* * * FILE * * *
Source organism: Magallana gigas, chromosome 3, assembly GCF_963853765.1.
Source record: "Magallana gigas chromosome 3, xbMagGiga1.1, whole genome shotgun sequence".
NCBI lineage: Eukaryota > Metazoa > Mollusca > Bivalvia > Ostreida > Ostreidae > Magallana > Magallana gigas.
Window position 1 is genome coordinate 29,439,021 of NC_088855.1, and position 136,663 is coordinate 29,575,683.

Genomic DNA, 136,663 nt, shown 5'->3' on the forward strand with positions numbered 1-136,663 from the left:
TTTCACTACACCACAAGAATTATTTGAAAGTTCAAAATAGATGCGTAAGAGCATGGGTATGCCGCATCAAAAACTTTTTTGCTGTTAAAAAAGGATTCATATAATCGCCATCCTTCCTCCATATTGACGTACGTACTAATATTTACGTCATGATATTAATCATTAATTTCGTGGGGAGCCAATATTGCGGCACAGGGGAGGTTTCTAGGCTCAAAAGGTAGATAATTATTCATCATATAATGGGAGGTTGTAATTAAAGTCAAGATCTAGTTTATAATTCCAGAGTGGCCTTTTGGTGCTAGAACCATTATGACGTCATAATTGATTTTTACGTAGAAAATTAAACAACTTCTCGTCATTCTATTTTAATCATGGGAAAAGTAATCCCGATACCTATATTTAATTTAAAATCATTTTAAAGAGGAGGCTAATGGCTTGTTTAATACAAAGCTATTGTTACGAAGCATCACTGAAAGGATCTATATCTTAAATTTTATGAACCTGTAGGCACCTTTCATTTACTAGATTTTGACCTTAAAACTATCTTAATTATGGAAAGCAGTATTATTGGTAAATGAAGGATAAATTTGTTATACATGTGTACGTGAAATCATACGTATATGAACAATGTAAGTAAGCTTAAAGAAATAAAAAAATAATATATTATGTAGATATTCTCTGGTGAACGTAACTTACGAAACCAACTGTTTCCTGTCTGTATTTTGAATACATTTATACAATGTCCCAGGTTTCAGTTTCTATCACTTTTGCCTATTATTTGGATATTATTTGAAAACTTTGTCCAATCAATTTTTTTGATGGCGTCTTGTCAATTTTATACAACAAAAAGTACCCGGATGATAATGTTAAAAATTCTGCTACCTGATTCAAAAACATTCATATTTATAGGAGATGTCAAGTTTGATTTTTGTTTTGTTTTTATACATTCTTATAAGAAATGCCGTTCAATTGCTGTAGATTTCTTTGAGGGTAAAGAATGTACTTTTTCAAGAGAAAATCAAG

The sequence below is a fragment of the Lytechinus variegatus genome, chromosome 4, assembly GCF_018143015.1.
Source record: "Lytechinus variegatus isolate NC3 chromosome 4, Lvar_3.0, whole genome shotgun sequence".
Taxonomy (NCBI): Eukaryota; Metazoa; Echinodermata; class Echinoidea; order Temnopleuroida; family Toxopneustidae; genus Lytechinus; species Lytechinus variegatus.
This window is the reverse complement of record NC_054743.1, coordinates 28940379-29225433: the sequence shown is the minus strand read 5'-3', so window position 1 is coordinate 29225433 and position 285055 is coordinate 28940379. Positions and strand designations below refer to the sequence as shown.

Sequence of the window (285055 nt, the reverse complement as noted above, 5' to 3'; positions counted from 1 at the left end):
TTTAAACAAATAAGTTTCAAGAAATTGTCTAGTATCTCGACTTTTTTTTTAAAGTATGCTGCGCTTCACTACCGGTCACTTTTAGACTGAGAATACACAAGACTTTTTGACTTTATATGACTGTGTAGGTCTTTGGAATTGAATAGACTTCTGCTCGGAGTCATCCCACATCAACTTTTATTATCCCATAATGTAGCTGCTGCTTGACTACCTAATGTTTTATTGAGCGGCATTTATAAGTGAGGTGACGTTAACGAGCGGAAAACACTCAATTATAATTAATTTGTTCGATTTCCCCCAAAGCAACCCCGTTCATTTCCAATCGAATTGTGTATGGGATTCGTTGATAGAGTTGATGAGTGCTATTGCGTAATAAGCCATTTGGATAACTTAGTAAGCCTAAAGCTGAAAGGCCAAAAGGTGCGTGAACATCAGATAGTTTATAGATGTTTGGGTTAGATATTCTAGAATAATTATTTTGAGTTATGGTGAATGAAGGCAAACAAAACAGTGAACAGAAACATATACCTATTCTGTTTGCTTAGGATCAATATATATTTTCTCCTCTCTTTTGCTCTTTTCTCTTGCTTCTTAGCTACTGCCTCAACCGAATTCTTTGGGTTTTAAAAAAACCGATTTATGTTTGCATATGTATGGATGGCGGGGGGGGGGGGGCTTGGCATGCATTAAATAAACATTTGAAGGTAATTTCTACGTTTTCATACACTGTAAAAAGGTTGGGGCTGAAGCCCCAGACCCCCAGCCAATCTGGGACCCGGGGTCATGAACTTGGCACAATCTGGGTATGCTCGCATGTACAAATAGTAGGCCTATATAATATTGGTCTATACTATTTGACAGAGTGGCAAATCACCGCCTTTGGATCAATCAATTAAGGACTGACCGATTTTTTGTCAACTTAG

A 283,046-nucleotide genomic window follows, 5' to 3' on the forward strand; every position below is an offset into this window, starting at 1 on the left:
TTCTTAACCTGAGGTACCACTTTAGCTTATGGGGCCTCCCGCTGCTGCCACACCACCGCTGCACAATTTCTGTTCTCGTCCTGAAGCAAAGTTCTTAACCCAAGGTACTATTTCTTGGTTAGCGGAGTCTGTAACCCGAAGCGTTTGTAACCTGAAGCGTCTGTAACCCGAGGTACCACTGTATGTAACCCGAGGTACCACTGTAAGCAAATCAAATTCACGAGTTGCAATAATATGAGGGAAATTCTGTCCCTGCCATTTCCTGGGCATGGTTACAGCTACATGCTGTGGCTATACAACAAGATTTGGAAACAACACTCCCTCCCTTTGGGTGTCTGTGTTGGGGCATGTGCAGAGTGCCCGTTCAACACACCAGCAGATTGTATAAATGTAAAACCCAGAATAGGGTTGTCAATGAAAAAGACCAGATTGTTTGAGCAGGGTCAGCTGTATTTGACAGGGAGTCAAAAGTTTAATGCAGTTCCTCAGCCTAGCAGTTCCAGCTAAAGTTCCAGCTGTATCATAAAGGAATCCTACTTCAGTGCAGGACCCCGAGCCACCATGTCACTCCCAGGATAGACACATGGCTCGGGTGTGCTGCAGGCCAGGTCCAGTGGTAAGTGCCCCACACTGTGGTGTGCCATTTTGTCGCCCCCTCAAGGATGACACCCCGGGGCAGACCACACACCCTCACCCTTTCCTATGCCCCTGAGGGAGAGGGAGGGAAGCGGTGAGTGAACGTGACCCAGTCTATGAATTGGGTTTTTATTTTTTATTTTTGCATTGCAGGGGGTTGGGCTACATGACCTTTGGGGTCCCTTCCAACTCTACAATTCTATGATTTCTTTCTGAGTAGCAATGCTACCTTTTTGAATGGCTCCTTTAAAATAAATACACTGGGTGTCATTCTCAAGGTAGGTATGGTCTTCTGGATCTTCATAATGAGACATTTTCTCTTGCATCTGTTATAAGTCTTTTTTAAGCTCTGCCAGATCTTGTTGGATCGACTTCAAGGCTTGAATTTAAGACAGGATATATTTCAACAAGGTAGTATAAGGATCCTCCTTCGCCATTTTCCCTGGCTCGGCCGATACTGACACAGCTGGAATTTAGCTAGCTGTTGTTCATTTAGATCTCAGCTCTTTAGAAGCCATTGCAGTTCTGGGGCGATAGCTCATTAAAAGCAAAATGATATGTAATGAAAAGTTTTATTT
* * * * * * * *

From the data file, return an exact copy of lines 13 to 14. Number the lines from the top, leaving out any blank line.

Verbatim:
A 283,046-nucleotide genomic window follows, 5' to 3' on the forward strand; every position below is an offset into this window, starting at 1 on the left:
TTCTTAACCTGAGGTACCACTTTAGCTTATGGGGCCTCCCGCTGCTGCCACACCACCGCTGCACAATTTCTGTTCTCGTCCTGAAGCAAAGTTCTTAACCCAAGGTACTATTTCTTGGTTAGCGGAGTCTGTAACCCGAAGCGTTTGTAACCTGAAGCGTCTGTAACCCGAGGTACCACTGTATGTAACCCGAGGTACCACTGTAAGCAAATCAAATTCACGAGTTGCAATAATATGAGGGAAATTCTGTCCCTGCCATTTCCTGGGCATGGTTACAGCTACATGCTGTGGCTATACAACAAGATTTGGAAACAACACTCCCTCCCTTTGGGTGTCTGTGTTGGGGCATGTGCAGAGTGCCCGTTCAACACACCAGCAGATTGTATAAATGTAAAACCCAGAATAGGGTTGTCAATGAAAAAGACCAGATTGTTTGAGCAGGGTCAGCTGTATTTGACAGGGAGTCAAAAGTTTAATGCAGTTCCTCAGCCTAGCAGTTCCAGCTAAAGTTCCAGCTGTATCATAAAGGAATCCTACTTCAGTGCAGGACCCCGAGCCACCATGTCACTCCCAGGATAGACACATGGCTCGGGTGTGCTGCAGGCCAGGTCCAGTGGTAAGTGCCCCACACTGTGGTGTGCCATTTTGTCGCCCCCTCAAGGATGACACCCCGGGGCAGACCACACACCCTCACCCTTTCCTATGCCCCTGAGGGAGAGGGAGGGAAGCGGTGAGTGAACGTGACCCAGTCTATGAATTGGGTTTTTATTTTTTATTTTTGCATTGCAGGGGGTTGGGCTACATGACCTTTGGGGTCCCTTCCAACTCTACAATTCTATGATTTCTTTCTGAGTAGCAATGCTACCTTTTTGAATGGCTCCTTTAAAATAAATACACTGGGTGTCATTCTCAAGGTAGGTATGGTCTTCTGGATCTTCATAATGAGACATTTTCTCTTGCATCTGTTATAAGTCTTTTTTAAGCTCTGCCAGATCTTGTTGGATCGACTTCAAGGCTTGAATTTAAGACAGGATATATTTCAACAAGGTAGTATAAGGATCCTCCTTCGCCATTTTCCCTGGCTCGGCCGATACTGACACAGCTGGAATTTAGCTAGCTGTTGTTCATTTAGATCTCAGCTCTTTAGAAGCCATTGCAGTTCTGGGGCGATAGCTCATTAAAAGCAAAATGATATGTAATGAAAAGTTTTATTT